Fossils as a Commercial Product. - The profession of paleontology continues to benefit enormously from the activities of amateur and commercial collectors. Much material comes to light that would otherwise never be discovered. There is a potential conflict, however, where scientifically important material resides in private hands. Some editors take the view that journals should only publish on specimens that are readily accessible to other scientists. Is it acceptable to find a holotype on display in someoneís home? The increasing commercial value of fossil material necessitates a greater emphasis on the security of collections in institutions.
Fossil Systematics And The Future
Electronic media offer a very powerful resource for systematic paleontology, with their potential for making large amounts of text and images available on CD-ROM and the World Wide Web. This is a potential route for future publication (perhaps in parallel with conventional methods) and for archiving older papers in readily searchable formats.
Although effort in alpha taxonomy has suffered a decline there is evidence of resurgence. This is fuelled by some recognition of the importance of systematic paleontology by the wider scientific community, and predicated by awareness of the current global biodiversity crisis and the vulnerability of the planet to extinction events.
When, over 20 years ago, David Raup, Jack Sepkoski and others started
plotting patterns of diversity through time some of their peers were aghast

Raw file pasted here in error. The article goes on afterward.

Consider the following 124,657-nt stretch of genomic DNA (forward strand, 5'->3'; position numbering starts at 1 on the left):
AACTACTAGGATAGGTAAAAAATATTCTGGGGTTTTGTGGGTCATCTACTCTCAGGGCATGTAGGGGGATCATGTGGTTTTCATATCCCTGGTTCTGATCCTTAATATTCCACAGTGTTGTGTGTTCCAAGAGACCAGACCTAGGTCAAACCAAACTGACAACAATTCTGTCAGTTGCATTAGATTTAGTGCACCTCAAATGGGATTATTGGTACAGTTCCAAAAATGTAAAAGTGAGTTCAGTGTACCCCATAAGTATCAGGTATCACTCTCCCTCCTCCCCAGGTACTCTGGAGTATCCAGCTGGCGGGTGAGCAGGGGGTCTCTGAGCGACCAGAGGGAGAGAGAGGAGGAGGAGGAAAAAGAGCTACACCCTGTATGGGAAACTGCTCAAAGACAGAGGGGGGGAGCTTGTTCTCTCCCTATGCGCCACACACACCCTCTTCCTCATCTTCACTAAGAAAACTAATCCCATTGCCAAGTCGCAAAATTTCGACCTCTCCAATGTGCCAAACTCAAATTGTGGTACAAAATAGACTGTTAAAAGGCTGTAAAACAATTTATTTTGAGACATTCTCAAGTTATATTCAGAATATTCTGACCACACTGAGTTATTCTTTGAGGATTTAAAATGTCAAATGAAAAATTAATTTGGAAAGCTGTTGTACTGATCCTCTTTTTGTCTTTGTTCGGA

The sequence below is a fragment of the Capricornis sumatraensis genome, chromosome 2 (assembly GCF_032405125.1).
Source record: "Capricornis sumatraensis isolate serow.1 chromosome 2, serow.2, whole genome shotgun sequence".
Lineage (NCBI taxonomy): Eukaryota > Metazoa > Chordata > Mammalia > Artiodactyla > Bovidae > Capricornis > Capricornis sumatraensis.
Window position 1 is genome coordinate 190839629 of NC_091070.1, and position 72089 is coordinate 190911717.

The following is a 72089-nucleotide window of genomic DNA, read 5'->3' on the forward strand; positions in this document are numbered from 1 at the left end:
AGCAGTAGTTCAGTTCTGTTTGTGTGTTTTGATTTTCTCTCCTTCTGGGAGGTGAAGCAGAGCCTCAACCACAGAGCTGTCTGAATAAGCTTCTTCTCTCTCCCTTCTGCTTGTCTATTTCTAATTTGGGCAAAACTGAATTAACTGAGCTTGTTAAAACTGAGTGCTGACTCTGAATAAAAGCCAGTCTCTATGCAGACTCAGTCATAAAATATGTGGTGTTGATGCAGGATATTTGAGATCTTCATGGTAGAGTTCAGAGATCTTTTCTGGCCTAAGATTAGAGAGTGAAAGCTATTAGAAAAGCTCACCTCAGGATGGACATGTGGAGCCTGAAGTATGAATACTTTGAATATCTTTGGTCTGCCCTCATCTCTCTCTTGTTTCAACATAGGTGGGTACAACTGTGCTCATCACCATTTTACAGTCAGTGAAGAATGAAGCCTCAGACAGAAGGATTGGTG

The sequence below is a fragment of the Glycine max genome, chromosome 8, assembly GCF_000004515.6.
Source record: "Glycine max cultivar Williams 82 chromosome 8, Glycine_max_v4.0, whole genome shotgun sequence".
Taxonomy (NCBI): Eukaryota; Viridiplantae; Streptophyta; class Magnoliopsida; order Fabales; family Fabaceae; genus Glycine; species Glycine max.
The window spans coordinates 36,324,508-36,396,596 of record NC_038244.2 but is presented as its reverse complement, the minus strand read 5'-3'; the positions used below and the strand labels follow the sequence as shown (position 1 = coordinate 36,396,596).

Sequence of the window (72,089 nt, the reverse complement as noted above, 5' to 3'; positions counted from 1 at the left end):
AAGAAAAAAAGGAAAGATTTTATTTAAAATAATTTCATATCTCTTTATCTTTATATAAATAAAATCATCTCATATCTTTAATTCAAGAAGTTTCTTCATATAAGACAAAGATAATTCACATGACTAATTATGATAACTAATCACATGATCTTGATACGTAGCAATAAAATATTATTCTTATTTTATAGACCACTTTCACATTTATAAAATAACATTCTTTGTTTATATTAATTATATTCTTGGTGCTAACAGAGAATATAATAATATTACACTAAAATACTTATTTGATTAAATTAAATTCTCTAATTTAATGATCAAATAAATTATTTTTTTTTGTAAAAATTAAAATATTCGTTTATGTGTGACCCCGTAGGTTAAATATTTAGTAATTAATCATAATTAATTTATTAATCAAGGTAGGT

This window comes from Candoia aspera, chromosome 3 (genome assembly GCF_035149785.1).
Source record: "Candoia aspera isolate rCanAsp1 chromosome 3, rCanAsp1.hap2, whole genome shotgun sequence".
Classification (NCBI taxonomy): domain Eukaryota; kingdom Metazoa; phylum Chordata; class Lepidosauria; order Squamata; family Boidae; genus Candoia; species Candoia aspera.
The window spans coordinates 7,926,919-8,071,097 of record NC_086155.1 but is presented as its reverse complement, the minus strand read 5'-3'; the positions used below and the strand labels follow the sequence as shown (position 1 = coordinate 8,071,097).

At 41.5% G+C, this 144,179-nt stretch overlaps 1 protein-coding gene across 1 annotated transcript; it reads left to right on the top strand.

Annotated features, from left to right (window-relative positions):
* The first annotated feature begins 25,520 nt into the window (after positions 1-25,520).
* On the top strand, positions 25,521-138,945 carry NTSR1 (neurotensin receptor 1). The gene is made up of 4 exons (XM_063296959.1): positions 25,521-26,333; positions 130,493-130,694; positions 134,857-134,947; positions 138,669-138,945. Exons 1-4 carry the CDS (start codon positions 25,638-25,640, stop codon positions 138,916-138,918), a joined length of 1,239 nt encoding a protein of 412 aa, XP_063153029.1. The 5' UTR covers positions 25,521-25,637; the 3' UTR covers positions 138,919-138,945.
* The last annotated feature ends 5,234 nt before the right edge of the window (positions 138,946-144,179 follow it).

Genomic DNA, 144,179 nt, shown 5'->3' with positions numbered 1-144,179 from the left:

that paleontologists dared to address evolutionary questions by counting
taxa without having expertise in the detailed systematics of the fossil
groups. In the event, the search for pattern has provided one of the most
important and exciting justifications for taxonomic research. It needs
to be emphasized, however, that the patterns that emerge from these studies
are only as robust as the systematic (and stratigraphic) data upon which
they are based. Analysis of the fossil record must be complemented by systematics
as an integrated research strategy. A decline in research and expertise
in systematics (and the concomitant stagnation of the database) will jeopardize
all future macroevolutionary and biostratigraphic studies.
Prof. Derek E.G. Briggs--Topic Coordinator
Department of Geology
Wills Memorial Building
Queen's Road, Bristol, BS8 1RJ
Dr. William Crepet
Director of the Bailey Hortorium
462B Mann Library Building
Ithaca, NY 1485
Dr. Gerhard Plodowski
D-60325 Frankfurt am Main, Germany
Dr. Daniel Goujet
Institute de Paleontologie
Museum National d'Histoire Naturelle
8, Rue de Buffon
F-757005 Paris, FRANCE
This page is maintained for the Paleo21 Organizing Committee by Norman MacLeod and H. Richard Lane. Corrections, inquiries about, and updates to any of the information shown above should be directed to Norm and/or Rich.